Computer Services at the University of Pennsylvania had to
spend each Wednesday of last semester together writing a mission
statement for Computer Services. It is perhaps interesting
to note that those colleagues who came from administrative computing
spoke of computing as IT. Those of us from academic computing
didn't know what they were talking about even when IT was defined;
however, we embraced the term fully when we saw that IT could
mean most anything and would, if included in our mission statement,
allow us to take under our wing the library, the media center,
the typing pool and almost any piece of technology we could label
as technology.

2. The whole question about which machine is faster and more
powerful reminds me of my days in high school when we used to
run cars at night down the straight ways on Chapel St. in New Haven,
Connecticut. So what? I think it is relevant to point out that
software is the primary requirement along with personal choice.
Also, I liked to add that there still exists such machines as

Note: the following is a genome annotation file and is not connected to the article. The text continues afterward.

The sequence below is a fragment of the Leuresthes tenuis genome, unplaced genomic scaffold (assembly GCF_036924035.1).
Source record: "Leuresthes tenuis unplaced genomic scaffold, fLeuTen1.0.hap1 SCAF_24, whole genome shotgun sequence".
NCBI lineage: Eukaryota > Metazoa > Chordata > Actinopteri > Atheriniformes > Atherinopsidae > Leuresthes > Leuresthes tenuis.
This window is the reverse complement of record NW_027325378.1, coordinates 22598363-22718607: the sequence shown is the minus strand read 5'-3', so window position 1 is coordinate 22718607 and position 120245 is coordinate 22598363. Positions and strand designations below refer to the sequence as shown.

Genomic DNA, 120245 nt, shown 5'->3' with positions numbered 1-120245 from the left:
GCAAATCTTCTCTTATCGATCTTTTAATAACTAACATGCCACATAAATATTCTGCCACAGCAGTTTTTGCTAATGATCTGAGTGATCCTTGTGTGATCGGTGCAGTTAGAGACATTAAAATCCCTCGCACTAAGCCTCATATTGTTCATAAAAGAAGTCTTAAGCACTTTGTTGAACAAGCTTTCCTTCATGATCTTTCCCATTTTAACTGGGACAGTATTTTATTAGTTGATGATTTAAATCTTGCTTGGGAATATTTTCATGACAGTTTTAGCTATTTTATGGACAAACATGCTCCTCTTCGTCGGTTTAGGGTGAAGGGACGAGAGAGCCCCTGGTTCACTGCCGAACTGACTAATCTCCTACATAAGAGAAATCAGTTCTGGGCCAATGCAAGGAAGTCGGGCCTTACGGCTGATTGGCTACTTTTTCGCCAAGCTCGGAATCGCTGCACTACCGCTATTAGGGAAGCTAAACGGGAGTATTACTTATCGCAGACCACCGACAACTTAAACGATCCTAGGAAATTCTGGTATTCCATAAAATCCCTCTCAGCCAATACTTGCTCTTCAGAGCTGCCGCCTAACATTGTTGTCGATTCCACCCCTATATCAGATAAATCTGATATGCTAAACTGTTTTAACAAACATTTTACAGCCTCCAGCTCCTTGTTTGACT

mainframes which are certainly more powerful than any of the machines
mentioned yet in this discussion. The problem here is the
software and interface to a certain extent. Mainframes remain
fossilized in the ideas of the past unlike the SUN or NeXT which
are present tense concept, but certainly not futuristic enough
for my tastes.
(3) --------------------------------------------------------------17----
Date: Mon, 7 Aug 89 16:44:12 PDT
Subject: MIPSy workstations

Thanks for the many useful comments on this issue, & may the
discussion continue. HUMANIST is an invaluable resource for
such decisions.
We have decided to go ahead with our plans for a Macintosh Lab,
helped by Apple's recent offering to us of Mac IIx's for $2900Cdn
(that's just the box, but still . . . ). Meanwhile, there's a chance
we can get free use of a Sun 3/50, declared surplus by another department,
to experiment with. They can also be upgraded to a 3/80 for about $1200.
Again, my thanks for the advice. Paul Delany, Simon Fraser Univ.